• The next step would be to look for ways to gain root privileges on the host. This step might be trivial if your application code is running as root inside the container, as you’ll see in Chapter 4.
  • With root privileges on the host machine, the attacker can get to anything that the host, or any of the containers running on that host, can reach.

Adding and strengthening the security boundaries in your deployment will make life more difficult for the attacker.

An important aspect of the threat model is to consider the possibility of attacks from within the environment in which your applications are running. In cloud deployments, you may be sharing some resources with other users and their applications. Sharing machine resources is called multitenancy, and it has a significant bearing on the threat model.


In a multitenant environment, different users, or tenants, run their workloads on shared hardware. (You may also come across the term “multitenancy” in a software application context, where it refers to multiple users sharing the same instance of software, but for the purposes of this discussion, only the hardware is shared.) Depending on who owns those different workloads and how much the different tenants trust each other, you might need stronger boundaries between them to prevent them from interfering with each other.

Multitenancy is a concept that has been around since the mainframe days in the 1960s, when customers rented CPU time, memory, and storage on a shared machine. This is not so very different from today’s public clouds, like Amazon AWS, Microsoft Azure, and Google Cloud Platform, where customers rent CPU time, memory, and storage, along with other features and managed services. Since Amazon AWS launched EC2 back in 2006, we have been able to rent virtual machine instances running on racks of servers in data centers around the world. There may be many virtual machines (VMs) running on a physical machine, and as a cloud customer operating a set of VMs you have no idea who is operating the VMs that neighbor yours.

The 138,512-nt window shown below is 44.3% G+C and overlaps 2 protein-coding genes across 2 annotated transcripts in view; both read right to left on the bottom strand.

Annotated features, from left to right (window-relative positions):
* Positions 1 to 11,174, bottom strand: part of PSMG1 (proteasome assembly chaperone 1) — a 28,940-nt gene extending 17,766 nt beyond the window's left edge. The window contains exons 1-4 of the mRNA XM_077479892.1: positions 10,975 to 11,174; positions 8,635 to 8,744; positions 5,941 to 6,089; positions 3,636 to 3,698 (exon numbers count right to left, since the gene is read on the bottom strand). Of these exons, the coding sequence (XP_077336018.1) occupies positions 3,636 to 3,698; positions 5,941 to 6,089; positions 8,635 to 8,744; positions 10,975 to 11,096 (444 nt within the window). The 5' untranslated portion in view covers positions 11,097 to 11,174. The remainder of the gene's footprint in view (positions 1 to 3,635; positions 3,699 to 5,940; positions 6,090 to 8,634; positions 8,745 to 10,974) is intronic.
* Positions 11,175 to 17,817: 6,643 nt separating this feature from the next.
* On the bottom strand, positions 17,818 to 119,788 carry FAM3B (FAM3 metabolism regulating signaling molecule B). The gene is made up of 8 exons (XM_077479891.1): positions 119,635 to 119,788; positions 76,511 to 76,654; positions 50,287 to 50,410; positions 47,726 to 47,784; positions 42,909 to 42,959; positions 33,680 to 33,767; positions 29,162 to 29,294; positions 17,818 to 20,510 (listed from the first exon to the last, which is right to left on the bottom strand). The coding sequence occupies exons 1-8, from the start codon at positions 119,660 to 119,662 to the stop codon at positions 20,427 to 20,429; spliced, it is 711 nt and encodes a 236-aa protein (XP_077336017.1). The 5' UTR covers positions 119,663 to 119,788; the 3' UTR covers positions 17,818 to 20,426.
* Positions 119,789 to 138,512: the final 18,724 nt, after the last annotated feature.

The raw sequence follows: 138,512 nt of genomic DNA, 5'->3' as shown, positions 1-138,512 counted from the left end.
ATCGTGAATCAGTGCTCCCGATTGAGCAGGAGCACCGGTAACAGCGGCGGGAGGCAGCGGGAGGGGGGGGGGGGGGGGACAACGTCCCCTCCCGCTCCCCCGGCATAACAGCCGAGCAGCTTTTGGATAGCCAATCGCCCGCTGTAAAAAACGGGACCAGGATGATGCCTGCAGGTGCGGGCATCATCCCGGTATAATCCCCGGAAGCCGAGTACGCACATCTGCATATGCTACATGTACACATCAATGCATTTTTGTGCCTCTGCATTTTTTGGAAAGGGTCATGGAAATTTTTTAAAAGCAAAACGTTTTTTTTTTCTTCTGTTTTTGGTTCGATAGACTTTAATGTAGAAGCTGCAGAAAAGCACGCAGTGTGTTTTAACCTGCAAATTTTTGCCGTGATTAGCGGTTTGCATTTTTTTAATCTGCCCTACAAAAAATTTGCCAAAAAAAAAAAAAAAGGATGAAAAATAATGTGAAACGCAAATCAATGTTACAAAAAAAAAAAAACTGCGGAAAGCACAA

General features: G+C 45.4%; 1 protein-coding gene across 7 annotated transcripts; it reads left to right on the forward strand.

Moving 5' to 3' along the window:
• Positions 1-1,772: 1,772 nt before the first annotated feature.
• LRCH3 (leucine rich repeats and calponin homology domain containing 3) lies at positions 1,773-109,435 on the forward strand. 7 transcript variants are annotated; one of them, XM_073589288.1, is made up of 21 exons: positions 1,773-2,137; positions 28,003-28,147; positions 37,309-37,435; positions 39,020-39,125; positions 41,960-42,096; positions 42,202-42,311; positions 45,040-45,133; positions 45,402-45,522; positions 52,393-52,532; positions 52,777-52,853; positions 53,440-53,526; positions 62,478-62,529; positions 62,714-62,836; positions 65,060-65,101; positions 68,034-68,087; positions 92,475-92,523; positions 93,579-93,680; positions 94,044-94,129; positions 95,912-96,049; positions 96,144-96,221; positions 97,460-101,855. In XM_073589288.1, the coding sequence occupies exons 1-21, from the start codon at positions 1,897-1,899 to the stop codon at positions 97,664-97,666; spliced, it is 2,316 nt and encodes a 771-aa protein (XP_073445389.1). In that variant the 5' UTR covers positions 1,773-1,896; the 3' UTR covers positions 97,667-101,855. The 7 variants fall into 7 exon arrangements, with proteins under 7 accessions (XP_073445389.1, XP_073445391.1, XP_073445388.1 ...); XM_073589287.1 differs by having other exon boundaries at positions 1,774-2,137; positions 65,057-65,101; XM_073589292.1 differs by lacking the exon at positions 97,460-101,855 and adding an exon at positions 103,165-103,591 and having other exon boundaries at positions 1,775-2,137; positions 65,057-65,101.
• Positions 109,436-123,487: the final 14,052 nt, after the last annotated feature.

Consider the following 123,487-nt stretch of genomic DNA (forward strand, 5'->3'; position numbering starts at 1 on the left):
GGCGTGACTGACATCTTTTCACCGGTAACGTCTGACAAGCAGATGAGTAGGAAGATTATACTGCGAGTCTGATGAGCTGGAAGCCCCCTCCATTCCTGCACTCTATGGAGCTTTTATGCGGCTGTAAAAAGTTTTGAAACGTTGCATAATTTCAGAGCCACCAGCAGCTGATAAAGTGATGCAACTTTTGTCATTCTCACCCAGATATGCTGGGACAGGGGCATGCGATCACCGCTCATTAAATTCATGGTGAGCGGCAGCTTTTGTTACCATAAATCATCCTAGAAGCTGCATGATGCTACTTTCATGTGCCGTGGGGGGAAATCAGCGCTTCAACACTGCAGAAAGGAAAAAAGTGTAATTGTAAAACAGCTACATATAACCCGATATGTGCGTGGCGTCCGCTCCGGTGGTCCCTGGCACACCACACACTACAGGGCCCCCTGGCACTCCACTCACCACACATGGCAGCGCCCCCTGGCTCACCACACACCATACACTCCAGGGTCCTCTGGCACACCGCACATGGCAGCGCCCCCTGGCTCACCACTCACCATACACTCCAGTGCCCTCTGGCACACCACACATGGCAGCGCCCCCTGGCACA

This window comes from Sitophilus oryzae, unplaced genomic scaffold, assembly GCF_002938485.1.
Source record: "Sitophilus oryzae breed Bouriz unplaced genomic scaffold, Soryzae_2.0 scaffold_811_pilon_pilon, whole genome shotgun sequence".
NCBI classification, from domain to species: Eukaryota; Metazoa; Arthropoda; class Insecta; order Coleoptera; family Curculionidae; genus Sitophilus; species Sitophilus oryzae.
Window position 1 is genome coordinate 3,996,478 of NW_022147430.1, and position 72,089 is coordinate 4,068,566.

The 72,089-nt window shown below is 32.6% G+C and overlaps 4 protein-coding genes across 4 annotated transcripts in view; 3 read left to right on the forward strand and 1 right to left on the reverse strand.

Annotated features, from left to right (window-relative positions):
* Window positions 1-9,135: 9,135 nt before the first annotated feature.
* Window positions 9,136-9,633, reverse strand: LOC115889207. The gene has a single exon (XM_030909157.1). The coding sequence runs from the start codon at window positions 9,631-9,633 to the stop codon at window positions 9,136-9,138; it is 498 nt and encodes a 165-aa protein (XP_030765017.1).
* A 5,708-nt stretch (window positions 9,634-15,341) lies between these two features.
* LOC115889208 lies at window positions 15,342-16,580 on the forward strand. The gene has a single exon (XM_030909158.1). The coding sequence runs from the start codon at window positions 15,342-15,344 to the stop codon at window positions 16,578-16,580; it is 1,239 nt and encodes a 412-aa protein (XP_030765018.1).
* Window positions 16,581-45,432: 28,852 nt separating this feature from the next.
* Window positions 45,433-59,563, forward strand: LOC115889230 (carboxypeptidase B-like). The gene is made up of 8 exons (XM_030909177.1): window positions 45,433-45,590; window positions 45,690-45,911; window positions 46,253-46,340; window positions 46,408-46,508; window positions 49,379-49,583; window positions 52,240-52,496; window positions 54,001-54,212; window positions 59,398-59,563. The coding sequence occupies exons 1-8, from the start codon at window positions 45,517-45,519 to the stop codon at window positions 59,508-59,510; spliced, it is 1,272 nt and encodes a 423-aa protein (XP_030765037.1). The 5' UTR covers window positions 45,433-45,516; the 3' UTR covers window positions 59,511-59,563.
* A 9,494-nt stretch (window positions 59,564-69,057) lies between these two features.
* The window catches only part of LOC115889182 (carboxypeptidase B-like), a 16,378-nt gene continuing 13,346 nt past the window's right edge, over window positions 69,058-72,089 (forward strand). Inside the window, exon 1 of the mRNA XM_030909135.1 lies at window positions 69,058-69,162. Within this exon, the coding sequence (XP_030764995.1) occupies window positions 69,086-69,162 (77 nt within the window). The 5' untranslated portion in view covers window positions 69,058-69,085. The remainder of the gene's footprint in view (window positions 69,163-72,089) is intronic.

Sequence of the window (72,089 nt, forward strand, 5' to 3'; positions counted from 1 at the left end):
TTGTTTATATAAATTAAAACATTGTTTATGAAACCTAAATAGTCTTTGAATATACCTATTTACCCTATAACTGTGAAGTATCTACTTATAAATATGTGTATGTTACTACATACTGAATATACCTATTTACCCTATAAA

Shared Machines

There are situations in which a single Linux machine (or virtual machine) may be shared by many users. This is very common in university settings, for instance, and this is a good example of true multitenancy, where users don’t trust each other and, quite frankly, the system administrators don’t trust the users. In this environment Linux access controls are used to strictly limit user access. Each user has their own login ID, and the access controls of Linux are used to limit access to ensure, for example, that users can modify only files in their own directories. Can you imagine the chaos if university students could read, or — even worse — modify, their classmates’ files?

As you’ll see in Chapter 4, all the containers running on the same host share the same kernel. If the machine is running the Docker daemon, any user who can issue docker commands effectively has root access, so a system administrator won’t want to grant that to untrusted users.

In enterprise situations, and more specifically in cloud native environments, you are less likely to see this kind of shared machine. Instead, users (or teams of users who trust each other) will typically use their own resources allocated to them in the form of virtual machines.